- Phone: 248-674-544
- General: 10 a.m.-8 p.m. daily until Oct. 14, 10 a.m.-4 p.m. Fridays-Tuesdays only Oct. 17-April 14 (closed Wednesdays-Thursdays); free entry
- Harvest Happening 2014: 11 a.m.-5 p.m. Saturday Oct. 4 (rain date Oct. 5); this 28th annual fest has farm animals, crafts, a puppet show, pony rides ($4), hayrides ($3/adults, $2/kids, free/under 2), local bands and more; $8/activity wristbands
- Zombie Run 2014: 6 p.m. Saturday Oct. 18 (registration 4:30 p.m.); this 5K is topped with a bonfire and s'mores; $20-$100
Back in the day, Mrs. Myrtle Hess farmed this land, raising prize-winning dairy sheep and cattle. Nowadays, the land Hess left to the city is home to some cornfields, plenty of trails and north of 30 farm animals. That includes Nubian and Alpine goats named Chocolate Chip and Rocky Road, plus the new-for-2014 arrival of Bubba – a mini Black Angus steer. "He is so friendly. He loves to slime everybody," says Lori Soma, Waterford's parks and rec supervisor. The All Kids Playground is another highlight, accessible for kids with special needs.
- Address: 50165 Eight Mile Road, Northville Township
- Phone: 248-374-0200
- General: 10 a.m.-2 p.m. Tuesdays-Sundays (closed Mondays and Halloween day) weather permitting; $2.50/person, free/2 and under
- Corn maze 2014: 6-10 p.m. Fridays, noon-10 p.m. Saturdays, noon-7 p.m. Sundays now-Nov. 2 (includes hayride; last one leaves one hour prior to close); $7/person, free/2 and under
During your self-guided tour, you'll indeed meet many chickens – and plenty more chummy creatures that live here all year. An October must is its corn maze. A hayride takes you there, passing soybean fields, hay bales and even its honeybee area on the way (don't worry, it's at a safe distance!).
In the maze, manager Jessica Striegle says, search for eight wooden animals on stakes; find all, and you're entered to win a prize. "You can spend the day; pack a lunch," she adds, and snap up some jams, jellies, maple syrup and honey at the general store; pumpkins, cider and doughnuts are for sale too.
- Address: 65775 Wolcott Road, Ray Township
- Phone: 586-752-5932
- General: 9 a.m.-5 p.m. Fridays-Sundays, all year; $7/daily vehicle pass applies ($30/year)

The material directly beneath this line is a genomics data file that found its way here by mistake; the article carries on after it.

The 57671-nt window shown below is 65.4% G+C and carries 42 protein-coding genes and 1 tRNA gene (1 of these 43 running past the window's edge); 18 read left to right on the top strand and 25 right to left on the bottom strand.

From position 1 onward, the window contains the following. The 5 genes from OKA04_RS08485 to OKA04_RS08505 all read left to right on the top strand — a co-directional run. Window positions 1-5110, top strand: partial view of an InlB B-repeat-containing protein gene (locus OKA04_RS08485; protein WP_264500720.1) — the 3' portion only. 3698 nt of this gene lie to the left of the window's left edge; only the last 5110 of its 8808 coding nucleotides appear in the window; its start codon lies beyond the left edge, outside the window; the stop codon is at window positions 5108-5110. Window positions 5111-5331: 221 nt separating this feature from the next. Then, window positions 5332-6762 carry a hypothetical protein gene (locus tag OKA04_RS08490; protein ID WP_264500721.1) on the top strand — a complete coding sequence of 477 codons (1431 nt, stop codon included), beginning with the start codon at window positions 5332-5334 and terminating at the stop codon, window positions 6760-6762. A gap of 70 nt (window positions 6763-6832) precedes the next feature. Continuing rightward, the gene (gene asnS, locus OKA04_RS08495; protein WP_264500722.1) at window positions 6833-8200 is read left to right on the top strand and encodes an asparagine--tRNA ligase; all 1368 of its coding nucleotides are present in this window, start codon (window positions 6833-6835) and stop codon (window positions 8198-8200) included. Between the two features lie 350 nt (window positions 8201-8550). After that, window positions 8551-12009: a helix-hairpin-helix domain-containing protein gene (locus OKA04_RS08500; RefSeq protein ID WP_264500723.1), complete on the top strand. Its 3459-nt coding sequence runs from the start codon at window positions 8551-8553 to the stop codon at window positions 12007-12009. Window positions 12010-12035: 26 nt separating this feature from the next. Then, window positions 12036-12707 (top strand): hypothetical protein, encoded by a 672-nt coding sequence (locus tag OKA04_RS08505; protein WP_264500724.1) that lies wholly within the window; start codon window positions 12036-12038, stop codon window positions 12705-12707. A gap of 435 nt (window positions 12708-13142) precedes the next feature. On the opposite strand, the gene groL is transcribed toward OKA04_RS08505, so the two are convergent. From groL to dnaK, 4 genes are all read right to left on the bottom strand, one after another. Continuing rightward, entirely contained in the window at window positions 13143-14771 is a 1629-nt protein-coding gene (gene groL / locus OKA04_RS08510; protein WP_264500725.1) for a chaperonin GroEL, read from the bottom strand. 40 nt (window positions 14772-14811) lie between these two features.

- Pumpkin patch cider and doughnut wagon rides 2014: 11 a.m.-4 p.m. Saturdays-Sundays Oct. 4-26 (except Oct. 18); $6/adults, $4/kids (vehicle entry applies)
- Trick or Treat at the Farm 2014: 6-9 p.m. Saturday Oct. 25; features treat stations, the "Boo Barn," a movie, candy scramble and craft; $5/child (vehicle entry applies)
This working dairy farm features six breeds of heritage cows to observe up close. "We milk the cows daily," says Susan Schmidt, Metroparks' agriculture coordinating supervisor, "and visitors can observe this each day at 10 a.m. in the dairy barn. They can also see our latest calves, Flower and Stormy."
Watch for sheep, goats, chickens, ducks, geese, pigs, Percheron draft horses, a mini horse and a donkey too. Pet the critters and take advantage of wagon rides and a few fun October events. Visit the farm-themed play scape, too, complete with two small tractors for kids to ride.
- Address: 3001 Earhart Road, Ann Arbor
- Phones: 734-998-0182
- General: 10 a.m.-4 p.m. daily year-round
- Cost: $5/adults and kids, $4.50/seniors, free/2 and under
- Rides: $2/day hayrides (on the hour), $10/pony ride, Fridays-Sundays weather-permitting, year-round
- 2014 pumpkin picking: 10 a.m.-4 p.m. Oct. 20-31; $3/pumpkin (general also applies)
Not far from the pizza headquarters (but its own separate nonprofit!), this spot – turning 30 this year – has a tasty focus. "You actually get to feed and pet animals," farm manager Paul Rutherford says. For $1, you score a hefty bag of stringy carrots he's put through a potato slicer.
"It's unlimited. Goats, sheep, even others, they'll burn through 'em." Bring a picnic for the kids, too! Visible from M-14, the farm's cheery red barn is also home to chickens, ducks, horses, pigs, cows, alpacas and llamas. Plus pumpkins and pony and hayrides are in store. "Kids get an idea at least of where some of their food comes from," Rutherford adds, "and how a farm works."